Before the advent of Facebook and social media as we know it today, a celebrity death was something we heard about on the radio or saw on the TV news, we read about them in newspapers and magazines, and sometimes—increasingly so by the middle of last decade—we found out about them online. Then we talked about them at work, at school, or at the pub, back when word of mouth was still a thing.

Very occasionally, the death of a prominent figure—think JFK, Princess Diana, Michael Jackson—has generated once-in-a-generation mass outpourings of grief. But the majority of celebrity deaths were a topic of some limited conversation, generally only until a funeral was held, or TV and radio tributes had aired; beyond this, further discussion was typically relegated to “where were you when…?” conversations, some time in the distant future.

Today, social media is so inward-looking that it seems what’s happening right now is all that matters and is unprecedented. The past is often a distant and alien land, beyond the comprehension of those who don’t remember it or were never there. But history always repeats and, whether we remember it or not, it’s almost inevitable that most of what we see around us has happened before.

Social media regulars seemingly spent most of 2016 gasping, crying, honouring or grieving the loss of certain well-known individuals, as if celebrity deaths had never happened on such a scale before; more likely is that users had simply never experienced the intense social media focus on so many notable deaths in the one year.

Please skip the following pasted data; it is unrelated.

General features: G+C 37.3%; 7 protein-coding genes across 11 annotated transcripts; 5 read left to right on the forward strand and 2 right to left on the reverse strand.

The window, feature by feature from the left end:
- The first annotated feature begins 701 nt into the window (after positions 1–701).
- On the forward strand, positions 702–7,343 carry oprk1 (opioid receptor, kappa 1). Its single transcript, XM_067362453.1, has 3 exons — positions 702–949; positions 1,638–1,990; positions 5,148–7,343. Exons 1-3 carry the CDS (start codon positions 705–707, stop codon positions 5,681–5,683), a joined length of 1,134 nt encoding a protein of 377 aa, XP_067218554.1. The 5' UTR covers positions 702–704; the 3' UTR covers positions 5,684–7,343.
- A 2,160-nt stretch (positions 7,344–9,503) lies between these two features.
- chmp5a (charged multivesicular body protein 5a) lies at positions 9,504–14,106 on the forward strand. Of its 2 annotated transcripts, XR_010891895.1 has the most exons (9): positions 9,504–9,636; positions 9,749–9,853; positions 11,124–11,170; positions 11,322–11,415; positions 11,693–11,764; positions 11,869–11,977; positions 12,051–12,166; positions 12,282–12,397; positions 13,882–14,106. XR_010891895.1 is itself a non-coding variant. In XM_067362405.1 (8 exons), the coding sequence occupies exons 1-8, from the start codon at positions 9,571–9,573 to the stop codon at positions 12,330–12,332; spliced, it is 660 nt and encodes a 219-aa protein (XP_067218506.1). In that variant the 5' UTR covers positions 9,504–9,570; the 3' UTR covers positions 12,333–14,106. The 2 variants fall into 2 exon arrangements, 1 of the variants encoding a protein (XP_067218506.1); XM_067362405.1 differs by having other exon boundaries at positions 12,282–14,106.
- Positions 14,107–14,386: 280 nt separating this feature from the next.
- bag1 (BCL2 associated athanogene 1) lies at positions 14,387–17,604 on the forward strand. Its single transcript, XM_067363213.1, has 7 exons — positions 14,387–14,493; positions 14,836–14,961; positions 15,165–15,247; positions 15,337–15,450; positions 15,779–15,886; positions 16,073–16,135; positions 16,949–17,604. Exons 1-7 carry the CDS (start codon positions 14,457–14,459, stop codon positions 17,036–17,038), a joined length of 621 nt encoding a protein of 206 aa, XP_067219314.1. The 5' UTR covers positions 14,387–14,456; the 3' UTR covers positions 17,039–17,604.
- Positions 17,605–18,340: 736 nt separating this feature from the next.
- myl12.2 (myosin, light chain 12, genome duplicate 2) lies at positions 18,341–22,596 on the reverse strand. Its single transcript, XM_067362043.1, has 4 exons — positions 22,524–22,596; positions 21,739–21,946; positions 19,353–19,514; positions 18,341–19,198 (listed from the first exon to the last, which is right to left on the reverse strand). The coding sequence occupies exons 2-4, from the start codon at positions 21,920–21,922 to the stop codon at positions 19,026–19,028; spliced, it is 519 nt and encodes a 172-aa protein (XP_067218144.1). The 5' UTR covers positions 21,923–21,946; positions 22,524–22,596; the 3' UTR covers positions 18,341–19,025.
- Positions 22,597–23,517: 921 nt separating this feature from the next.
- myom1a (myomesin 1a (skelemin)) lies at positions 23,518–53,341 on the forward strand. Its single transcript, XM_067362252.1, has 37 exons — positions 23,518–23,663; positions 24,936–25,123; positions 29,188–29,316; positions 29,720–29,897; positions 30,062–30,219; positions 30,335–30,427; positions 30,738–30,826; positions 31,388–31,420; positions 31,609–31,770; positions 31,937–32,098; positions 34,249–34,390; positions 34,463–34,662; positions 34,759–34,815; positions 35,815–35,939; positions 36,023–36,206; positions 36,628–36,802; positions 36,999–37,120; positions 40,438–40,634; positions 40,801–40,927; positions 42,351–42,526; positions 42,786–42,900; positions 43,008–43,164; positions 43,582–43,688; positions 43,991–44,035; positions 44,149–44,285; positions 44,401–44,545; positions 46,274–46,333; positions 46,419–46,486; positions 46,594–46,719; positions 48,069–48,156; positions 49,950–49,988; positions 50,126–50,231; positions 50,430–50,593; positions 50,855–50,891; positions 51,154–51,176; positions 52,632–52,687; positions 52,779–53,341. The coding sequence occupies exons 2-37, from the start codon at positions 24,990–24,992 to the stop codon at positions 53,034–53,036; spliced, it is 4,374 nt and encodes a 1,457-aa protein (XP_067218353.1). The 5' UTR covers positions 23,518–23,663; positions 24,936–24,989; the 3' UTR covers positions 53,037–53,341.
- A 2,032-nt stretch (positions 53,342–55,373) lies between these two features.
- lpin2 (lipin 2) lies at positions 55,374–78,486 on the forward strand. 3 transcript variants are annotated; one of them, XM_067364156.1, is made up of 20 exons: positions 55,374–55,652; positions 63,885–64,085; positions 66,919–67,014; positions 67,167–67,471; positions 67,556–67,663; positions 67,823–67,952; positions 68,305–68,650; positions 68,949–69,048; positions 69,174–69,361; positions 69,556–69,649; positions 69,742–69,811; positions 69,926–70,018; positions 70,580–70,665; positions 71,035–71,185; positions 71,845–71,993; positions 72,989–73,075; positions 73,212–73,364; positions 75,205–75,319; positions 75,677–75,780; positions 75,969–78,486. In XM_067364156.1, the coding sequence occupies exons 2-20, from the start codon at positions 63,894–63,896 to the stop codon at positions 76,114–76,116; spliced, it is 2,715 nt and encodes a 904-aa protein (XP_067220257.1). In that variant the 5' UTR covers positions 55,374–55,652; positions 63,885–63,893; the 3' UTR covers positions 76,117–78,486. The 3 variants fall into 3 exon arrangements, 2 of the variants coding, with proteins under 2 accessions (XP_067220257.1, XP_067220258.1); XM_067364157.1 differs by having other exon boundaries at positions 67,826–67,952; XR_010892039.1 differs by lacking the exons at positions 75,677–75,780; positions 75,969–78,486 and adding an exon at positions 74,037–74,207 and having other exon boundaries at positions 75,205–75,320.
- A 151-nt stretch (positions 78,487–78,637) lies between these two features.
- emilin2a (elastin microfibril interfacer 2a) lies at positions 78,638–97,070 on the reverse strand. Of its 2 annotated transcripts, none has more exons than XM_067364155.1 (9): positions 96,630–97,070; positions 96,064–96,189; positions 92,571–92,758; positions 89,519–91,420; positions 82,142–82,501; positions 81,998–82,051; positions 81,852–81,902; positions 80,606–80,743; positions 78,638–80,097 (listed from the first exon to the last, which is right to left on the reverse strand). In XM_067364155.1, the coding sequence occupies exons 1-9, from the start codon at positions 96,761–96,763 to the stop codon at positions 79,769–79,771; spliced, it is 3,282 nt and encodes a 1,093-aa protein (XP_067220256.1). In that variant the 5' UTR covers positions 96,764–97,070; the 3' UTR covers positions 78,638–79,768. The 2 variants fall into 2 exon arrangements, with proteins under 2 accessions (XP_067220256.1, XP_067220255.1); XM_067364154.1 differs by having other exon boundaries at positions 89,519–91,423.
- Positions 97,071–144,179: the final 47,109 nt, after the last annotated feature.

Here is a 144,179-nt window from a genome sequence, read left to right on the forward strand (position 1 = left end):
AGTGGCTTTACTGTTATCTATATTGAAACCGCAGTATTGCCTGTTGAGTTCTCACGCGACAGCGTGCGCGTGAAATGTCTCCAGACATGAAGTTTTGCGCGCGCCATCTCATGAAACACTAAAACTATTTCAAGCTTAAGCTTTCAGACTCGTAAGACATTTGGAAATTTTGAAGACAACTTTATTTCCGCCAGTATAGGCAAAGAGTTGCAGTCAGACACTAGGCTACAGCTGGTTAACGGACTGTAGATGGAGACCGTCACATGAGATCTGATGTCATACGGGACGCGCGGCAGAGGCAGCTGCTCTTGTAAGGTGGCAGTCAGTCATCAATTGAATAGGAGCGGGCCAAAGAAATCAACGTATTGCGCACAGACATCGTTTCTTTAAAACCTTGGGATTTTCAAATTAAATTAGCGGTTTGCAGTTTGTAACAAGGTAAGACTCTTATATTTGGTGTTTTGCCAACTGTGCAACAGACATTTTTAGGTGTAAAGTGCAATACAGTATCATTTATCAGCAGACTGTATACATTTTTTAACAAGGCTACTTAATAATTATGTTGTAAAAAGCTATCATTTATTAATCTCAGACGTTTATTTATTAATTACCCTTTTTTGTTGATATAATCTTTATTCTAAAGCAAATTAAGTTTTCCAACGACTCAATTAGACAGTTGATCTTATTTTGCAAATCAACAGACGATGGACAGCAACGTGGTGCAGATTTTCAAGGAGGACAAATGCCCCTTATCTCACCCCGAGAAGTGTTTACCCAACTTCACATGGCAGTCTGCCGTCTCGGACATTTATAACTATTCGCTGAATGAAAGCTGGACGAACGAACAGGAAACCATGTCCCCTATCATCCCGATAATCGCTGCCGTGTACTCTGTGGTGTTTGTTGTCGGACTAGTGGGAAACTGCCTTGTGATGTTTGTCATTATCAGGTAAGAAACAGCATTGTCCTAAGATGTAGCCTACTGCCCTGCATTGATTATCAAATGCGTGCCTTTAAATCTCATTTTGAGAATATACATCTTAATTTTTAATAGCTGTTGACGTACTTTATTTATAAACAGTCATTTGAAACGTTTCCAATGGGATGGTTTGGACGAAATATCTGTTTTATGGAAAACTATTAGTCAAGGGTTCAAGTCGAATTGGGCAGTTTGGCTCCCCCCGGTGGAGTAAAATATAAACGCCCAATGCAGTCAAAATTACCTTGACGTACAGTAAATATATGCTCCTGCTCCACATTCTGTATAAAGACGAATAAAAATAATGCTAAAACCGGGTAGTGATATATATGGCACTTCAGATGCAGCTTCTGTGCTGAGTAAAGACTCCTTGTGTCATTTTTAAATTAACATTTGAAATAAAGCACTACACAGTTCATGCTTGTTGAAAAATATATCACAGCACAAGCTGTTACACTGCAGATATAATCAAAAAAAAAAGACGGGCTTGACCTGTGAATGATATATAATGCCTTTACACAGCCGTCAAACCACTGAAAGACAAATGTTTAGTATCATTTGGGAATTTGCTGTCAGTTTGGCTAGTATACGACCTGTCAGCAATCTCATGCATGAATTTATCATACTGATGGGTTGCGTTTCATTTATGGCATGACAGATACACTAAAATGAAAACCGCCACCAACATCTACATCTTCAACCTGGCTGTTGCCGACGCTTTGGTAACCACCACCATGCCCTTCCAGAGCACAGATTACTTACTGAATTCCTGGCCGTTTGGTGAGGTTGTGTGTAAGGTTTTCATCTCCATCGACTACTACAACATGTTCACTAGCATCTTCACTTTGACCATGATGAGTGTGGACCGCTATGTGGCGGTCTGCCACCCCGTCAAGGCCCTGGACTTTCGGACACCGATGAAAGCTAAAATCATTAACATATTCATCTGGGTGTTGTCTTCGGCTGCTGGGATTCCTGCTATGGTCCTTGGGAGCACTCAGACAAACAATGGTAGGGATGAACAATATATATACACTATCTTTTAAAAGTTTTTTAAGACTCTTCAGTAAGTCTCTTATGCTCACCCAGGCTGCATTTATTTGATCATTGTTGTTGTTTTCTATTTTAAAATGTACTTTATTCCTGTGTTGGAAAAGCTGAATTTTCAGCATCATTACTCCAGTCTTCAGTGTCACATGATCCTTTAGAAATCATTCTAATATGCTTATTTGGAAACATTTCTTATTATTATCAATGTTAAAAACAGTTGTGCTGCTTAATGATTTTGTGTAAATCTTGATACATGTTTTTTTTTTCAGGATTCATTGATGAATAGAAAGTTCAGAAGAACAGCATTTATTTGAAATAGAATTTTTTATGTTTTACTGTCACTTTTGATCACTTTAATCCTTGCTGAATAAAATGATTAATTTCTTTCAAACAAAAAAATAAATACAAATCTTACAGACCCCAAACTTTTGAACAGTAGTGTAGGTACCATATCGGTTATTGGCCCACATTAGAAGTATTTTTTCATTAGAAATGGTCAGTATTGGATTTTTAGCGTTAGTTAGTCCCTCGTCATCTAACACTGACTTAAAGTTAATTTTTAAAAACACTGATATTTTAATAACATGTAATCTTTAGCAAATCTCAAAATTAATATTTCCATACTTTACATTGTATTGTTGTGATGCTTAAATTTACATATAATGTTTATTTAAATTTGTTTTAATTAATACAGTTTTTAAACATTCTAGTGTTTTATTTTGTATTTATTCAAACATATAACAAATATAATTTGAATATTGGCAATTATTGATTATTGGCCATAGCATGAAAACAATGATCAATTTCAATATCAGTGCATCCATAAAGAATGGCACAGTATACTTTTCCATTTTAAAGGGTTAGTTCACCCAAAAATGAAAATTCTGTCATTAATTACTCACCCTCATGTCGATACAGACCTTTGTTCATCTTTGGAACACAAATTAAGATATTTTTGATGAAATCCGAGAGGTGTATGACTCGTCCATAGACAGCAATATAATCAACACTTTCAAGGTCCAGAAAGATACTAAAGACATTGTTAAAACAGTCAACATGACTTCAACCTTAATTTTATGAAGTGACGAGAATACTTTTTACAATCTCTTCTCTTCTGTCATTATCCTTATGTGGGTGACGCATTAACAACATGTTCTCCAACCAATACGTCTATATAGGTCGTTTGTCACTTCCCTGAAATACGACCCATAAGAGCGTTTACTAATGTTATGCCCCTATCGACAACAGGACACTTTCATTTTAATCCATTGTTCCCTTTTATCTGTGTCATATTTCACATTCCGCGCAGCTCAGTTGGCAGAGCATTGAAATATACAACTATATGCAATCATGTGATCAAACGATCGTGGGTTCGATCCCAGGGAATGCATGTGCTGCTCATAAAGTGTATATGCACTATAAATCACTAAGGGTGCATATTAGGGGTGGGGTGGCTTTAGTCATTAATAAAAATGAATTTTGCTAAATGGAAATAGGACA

Twenty-eight years ago, the world mourned the loss of just as many—if not more—significant figures as were farewelled in 2016. From across the spectrum of politics, sport, the arts and literature, and all the various elements of stage, screen and sound, Lucille Ball, Daphne Du Maurier, Samuel Beckett, Graham Chapman, Irving Berlin, Herbert von Karajan, Mel Blanc, Jim Backus, Salvador Dali, John Meillon, Bette Davis, Robert Mapplethorpe, Japanese Emperor Hirohito and Sir Laurence Olivier all died in 1989. All were giants of their respective times and crafts; as years of sad losses go, it was one of the saddest.

Two years later the roll-call was just as long; in 1991 we said au revoir to Freddie Mercury, Miles Davis, Michael Landon, Theodore Geisel (aka Dr. Seuss), Gene Tierney, Danny Thomas, Gene Roddenberry, Fred MacMurray, Lee Remick, Natalie Schafer, Brad Davis, Robert Maxwell, Irwin Allen, Martha Graham, Sheila Florance, Gerry Davis, Frank Capra, Serge Gainsbourg, Carmine Coppola, Margot Fonteyn, Graham Greene, Jean Arthur, Tennessee Ernie Ford, Peggy Ashcroft, Michael Pertwee and Joan Caulfield. You may not remember or know all of those names but, as in 1989, they were all significant figures in their respective fields.

Arguably, if people had responded to celebrity deaths in the 80s and 90s with the same emotional fervour as posters, sharers and tweeters today, we might’ve always felt that we were constantly being bombarded by news of celebrity deaths; if that intense, widespread focus had always been there, there mightn’t be such a strong sense that everything happening today is the biggest, most, best or worst that’s ever been.

It’s really about keeping things in perspective and recognising that, as much as we might want it to be, there’s not much about the ever-expanding bubble we inhabit today that’s especially unique to the here and now.

Instead of obsessing about the minutiae of the present, perhaps we should look back a little? Maybe tipping our hats to what’s gone before and attempting to understand the past could be the best way for us to prepare for what’s yet to come?

So here’s a great big “RIP” and “vale” to everyone who died during recent years without being mourned on social media. Irrespective of how few tweets they might’ve generated, their deaths were not insignificant and they didn’t go entirely unnoticed.